Radiotherapy is an effective treatment for the postoperative loco-regional recurrence of esophageal cancer; however, the optimal treatment field remains controversial. This study aims to evaluate the outcome of local field radiotherapy without elective nodal irradiation for postoperative loco-regional recurrence of esophageal cancer.

Radiotherapy for laryngeal cancer-technical aspects and alternate fractionation.

Early laryngeal, especially glottic, cancer is a good candidate for radiotherapy because obvious early symptoms (e.g. hoarseness) make earlier treatment possible and with highly successful localized control. This type of cancer is also a good model for exploring the basic principles of radiation oncology and several key findings (e.g. dose, fractionation, field size, patient fixation, and overall treatment time) have been noted. For example, unintended poor outcomes have been reported during transition from 60Cobalt to linear accelerator installation in the 1960s, with usage of higher energy photons causing poor dose distribution. In addition, shell fixation made precise dose delivery possible, but simultaneously elevated toxicity if a larger treatment field was necessary. Of particular interest to the radiation therapy community was altered fractionation gain as a way to improve local tumor control and survival rate. Unfortunately, this interest ceased with advancements in chemotherapeutic agents because alternate fractionation could not improve outcomes in chemoradiotherapy settings. At present, no form of acceleration can potentially compensate fully for the lack of concurrent chemotherapy. In addition, the substantial workload associated with this technique made it difficult to add extra fractionation routinely in busy clinical hospitals. Hypofractionation, on the other hand, uses a larger single fractionation dose (2-3 Gy), making it a reasonable and attractive option for T1-T2 early glottic cancer because it can improve local control without the additional workload. Recently, Japan Clinical Oncology Group study 0701 reprised its role in early T1-T2 glottic cancer research, demonstrating that this strategy could be an optional standard therapy. Herein, we review radiotherapy history from 60Cobalt to modern linear accelerator, with special focus on the role of alternate fractionation.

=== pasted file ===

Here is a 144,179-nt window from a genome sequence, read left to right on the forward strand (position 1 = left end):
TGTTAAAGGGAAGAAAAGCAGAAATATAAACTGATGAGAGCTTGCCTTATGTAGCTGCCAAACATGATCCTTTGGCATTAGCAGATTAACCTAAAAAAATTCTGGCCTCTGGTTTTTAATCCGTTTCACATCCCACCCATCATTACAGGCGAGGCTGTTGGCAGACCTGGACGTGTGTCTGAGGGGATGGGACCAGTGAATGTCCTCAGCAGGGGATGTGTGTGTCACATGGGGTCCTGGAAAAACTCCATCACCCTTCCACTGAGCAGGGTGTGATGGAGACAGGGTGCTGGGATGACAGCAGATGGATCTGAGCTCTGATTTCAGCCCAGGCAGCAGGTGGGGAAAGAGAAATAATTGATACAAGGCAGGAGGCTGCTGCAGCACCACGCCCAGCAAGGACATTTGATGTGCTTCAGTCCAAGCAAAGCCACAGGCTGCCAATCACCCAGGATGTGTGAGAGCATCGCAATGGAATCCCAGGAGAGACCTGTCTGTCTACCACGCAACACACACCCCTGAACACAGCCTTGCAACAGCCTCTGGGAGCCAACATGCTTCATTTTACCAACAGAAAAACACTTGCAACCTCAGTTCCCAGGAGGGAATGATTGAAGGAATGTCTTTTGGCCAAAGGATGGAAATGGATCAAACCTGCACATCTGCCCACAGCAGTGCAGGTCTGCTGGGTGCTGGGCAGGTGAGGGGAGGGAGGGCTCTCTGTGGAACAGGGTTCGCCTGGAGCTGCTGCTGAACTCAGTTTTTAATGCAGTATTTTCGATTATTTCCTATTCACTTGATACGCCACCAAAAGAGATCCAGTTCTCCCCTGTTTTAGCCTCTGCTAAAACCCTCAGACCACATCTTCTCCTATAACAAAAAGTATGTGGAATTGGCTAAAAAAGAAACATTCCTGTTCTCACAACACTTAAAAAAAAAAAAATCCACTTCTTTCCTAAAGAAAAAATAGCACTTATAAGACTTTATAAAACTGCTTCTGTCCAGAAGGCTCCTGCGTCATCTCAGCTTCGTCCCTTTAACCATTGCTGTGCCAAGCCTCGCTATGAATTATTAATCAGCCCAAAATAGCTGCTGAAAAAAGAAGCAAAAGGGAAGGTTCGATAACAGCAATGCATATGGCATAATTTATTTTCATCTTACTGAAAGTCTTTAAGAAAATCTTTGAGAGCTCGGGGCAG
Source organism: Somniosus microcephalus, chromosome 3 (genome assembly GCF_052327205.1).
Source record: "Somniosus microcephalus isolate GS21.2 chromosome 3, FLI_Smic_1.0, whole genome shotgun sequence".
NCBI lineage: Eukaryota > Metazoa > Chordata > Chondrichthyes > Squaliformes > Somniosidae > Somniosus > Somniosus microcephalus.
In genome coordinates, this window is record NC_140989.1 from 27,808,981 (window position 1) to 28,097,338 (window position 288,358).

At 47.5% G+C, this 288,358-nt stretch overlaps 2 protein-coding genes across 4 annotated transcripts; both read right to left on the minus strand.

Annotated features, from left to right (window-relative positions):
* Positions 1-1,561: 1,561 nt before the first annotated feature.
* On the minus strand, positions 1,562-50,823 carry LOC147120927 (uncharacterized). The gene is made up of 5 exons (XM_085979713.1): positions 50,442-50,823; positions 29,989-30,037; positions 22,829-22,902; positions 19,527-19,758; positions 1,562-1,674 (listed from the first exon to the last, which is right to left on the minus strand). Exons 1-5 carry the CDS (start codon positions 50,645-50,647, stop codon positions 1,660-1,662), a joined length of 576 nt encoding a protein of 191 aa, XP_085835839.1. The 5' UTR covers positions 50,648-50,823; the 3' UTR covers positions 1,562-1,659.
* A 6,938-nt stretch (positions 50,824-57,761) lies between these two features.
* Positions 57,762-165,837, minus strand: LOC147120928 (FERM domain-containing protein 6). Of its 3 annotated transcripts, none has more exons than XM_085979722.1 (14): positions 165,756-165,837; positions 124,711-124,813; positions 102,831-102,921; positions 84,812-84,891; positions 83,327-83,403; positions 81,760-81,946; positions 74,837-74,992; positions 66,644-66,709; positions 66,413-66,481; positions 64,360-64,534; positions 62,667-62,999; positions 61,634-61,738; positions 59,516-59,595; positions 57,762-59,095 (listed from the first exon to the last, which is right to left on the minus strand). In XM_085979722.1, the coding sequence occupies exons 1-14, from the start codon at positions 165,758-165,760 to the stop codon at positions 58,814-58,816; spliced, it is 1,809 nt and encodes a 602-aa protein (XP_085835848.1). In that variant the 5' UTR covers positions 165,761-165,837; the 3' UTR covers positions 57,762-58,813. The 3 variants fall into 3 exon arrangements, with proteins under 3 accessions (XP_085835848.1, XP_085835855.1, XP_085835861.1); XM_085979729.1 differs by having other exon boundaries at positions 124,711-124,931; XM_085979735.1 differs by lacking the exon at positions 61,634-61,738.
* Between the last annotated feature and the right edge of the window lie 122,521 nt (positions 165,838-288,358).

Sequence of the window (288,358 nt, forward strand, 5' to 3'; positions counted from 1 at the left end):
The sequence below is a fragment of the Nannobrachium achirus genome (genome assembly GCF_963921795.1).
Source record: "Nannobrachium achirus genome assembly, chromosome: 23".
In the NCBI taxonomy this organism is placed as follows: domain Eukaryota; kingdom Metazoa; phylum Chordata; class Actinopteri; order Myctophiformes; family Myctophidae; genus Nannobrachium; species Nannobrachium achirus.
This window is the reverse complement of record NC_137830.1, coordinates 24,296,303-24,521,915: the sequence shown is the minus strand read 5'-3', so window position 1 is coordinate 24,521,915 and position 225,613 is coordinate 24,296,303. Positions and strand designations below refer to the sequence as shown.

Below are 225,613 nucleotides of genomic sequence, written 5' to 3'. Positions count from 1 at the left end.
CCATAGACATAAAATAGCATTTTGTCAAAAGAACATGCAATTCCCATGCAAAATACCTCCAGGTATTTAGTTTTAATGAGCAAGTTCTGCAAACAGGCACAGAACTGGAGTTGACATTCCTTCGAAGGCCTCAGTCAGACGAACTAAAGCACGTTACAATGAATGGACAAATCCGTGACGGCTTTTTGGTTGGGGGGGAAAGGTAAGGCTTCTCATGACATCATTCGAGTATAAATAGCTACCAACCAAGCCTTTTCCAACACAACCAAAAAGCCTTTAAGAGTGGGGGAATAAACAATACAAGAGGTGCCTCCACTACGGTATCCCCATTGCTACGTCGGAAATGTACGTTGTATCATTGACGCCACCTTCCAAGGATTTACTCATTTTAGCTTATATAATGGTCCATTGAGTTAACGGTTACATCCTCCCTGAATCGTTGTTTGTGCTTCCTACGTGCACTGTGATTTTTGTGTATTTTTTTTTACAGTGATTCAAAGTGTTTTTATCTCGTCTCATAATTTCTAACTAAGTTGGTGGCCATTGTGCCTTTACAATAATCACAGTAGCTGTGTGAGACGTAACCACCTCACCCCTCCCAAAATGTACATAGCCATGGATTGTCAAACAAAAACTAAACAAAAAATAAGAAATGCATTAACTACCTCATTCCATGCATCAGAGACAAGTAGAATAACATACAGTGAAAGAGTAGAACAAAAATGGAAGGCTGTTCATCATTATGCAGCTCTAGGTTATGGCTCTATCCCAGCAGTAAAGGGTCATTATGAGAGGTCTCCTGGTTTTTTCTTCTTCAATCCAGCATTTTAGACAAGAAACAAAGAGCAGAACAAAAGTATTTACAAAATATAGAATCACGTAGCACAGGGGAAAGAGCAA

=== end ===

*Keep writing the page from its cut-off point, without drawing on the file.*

Effect of intratumoral abscess/necrosis on the outcome for head and neck cancer patients treated by hypofractionated stereotactic re-irradiation using CyberKnife®.

The aim of the present study was to elucidate the effect of intratumoral abscess/necrosis (AN) on the outcome of patients with recurrent head and neck cancer (HNC) treated by stereotactic radiotherapy. The records of 67 patients treated with CyberKnife® in four institutes between August 2000 and July 2010 were reviewed. The frequency of AN appeared to be increased in younger postoperative patients with large ulcerative tumors. The AN+ group exhibited a better initial response rate compared with the AN- group (64 vs. 33%, respectively; P=0.04). The 1-year local control rate was 51 and 75% in the AN+ and AN- groups, respectively (P=0.01), while the respective 1-year overall survival rates were 53 and and 71% (P=0.0004). A total of 21 patients (31%) experienced grade ≥3 toxicities, and carotid blowout syndrome (CBOS) was found in 11 patients, resulting in 8 deaths. A significantly larger proportion of patients in the AN+ group developed CBOS (8/18; 44%) compared with the AN- group (3/49; 6%) (P=0.001). Therefore, AN may be an important prognostic factor for patients with recurrent HNC, as well as a predictor of lethal toxicity due to CBOS.

Body Surface Contamination Levels of Residents under Different Evacuation Scenarios after the Fukushima Daiichi Nuclear Power Plant Accident.